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New Messiaen CD released

British pianist Matthew Schellhorn is joined by the Soloists of the Philharmonia Orchestra in this recording of Olivier Messiaen's chamber works, including the eight-movement masterpiece Quartet for the End of Time, written while the composer was a prisoner of war and premiered in 1941 at the Stalag VIIIA camp in Silesia.

Marking one hundred years since the birth of the composer, the disc also includes the newly published Fantaisie for violin and piano (discovered after the composer's death) and the world première recording of a beautiful miniature for solo piano.



Soloists of the Philharmonia Orchestra

Buy CD from Amazon.co.uk (opens in new window)

Matthew Schellhorn on BBC Radio 3 In Tune

Matthew Schellhorn will be playing some items from his forthcoming Wigmore Hall programme and talking about his recent and forthcoming activities on BBC Radio 3's In Tune tomorrow (Friday 21 March 2008).

You can listen online at www.bbc.co.uk/radio3/intune and the interview should be just after 6 p.m.

Forthcoming Wigmore Hall recital

Matthew Schellhorn will be performing birdsong-inspired works by French composers Daquin, Rameau, Ravel, Dutilleux and Messiaen, and also bringing to completion the wonderful cycle of Stations written for him by Irish composer Ian Wilson.

Wigmore poster

There will also be favourites by Mozart and Chopin.

You can download the full flyer by clicking on the poster above.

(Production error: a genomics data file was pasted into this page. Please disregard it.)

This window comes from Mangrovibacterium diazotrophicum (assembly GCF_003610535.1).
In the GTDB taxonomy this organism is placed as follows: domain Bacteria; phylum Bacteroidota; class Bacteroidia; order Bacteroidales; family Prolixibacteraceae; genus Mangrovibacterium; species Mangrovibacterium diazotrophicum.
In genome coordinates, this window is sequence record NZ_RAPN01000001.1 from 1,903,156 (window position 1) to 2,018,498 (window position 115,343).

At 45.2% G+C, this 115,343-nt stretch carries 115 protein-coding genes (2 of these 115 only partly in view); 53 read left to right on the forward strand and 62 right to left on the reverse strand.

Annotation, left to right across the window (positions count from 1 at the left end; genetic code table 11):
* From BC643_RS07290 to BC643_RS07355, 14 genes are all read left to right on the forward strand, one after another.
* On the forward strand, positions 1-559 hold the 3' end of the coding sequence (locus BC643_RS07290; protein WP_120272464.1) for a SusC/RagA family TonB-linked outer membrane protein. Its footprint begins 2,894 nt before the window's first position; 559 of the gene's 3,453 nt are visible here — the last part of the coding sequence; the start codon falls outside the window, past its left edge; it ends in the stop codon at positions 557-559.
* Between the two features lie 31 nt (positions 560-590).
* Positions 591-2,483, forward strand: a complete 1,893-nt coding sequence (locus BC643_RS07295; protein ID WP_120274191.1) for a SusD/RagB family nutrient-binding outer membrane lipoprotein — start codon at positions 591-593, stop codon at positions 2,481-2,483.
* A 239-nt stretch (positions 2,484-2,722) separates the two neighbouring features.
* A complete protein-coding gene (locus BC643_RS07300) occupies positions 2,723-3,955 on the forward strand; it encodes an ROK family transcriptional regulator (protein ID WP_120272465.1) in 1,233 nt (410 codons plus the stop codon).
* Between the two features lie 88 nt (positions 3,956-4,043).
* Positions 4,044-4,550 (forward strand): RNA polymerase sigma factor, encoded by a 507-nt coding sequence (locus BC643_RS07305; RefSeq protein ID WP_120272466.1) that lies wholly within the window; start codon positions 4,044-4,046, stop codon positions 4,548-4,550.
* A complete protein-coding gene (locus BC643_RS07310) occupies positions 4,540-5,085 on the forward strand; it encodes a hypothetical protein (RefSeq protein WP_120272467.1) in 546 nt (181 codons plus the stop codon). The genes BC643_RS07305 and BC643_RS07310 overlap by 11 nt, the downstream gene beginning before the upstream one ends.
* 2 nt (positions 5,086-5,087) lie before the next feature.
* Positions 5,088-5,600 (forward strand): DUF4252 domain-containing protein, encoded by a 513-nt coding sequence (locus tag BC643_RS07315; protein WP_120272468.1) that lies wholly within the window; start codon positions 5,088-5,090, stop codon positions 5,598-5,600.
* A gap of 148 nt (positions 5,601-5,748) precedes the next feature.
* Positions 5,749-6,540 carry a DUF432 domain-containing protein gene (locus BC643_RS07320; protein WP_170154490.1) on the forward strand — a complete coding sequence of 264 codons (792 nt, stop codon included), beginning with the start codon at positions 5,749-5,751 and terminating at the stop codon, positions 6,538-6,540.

Tickets begin at £10 and can booked by telephone (020 7935 2141) or online at www.wigmore-hall.org.uk.

Wigmore Hall

New Messiaen book from Ashgate

Olivier Messiaen: Music, Art and Literature
Christopher Dingle and Nigel Simeone (editors): Ashgate, 2007

"Before his death, Messiaen was, quite naturally, regarded as the primary, often the only, source of information about himself and his music. ... Matthew Schellhorn provides a prime example of the kind of recent scholarship that is not afraid to cast a critical eye upon the reliability of some of Messiaen's key pronouncements, in this case with respect to Stravinsky's Les Noces." (Preface)

When Olivier Messiaen died in 1992, the prevailing image was of a man apart; a deeply religious man whose only sources of inspiration were God and Nature and a composer whose music progressed along an entirely individual path, artistically impervious to contemporaneous events and the whims both of his contemporaries and the critics. Whilst such a view contains a large element of truth, the past ten years has seen an explosion of interest in the composer, and the work of a diverse range of scholars has painted a much richer, more complex picture of Messiaen. This volume presents some of the fruits of this research for the first time, concentrating on three broad, interrelated areas: Messiaen's relationship with fellow artists; key developments in the composer's musical language and technique; and his influences, both sacred and secular.

The volume assesses Messiaen's position as a creative artist of the twentieth century in the light of the latest research. In the process, it identifies some of the key myths, confusions and exaggerations surrounding the composer which often mask equally remarkable truths. In attempting to reveal some of those truths, the essays elucidate a little of the mystery surrounding Messiaen as a man, an artist, a believer and a musician. Specifically, the volume covers Messiaen's attitudes and associations to Cocteau, Stravinsky's Les Noces, Dutilleux and Toesca, as well as exploring his teaching techniques, the Traité de rythme, de couleur et d'ornithologie, Messiaen's harmony, performing and transcription techniques, composing for Ondes Martenot, his association with ballet, Saint François d'Assise and the influence of his faith.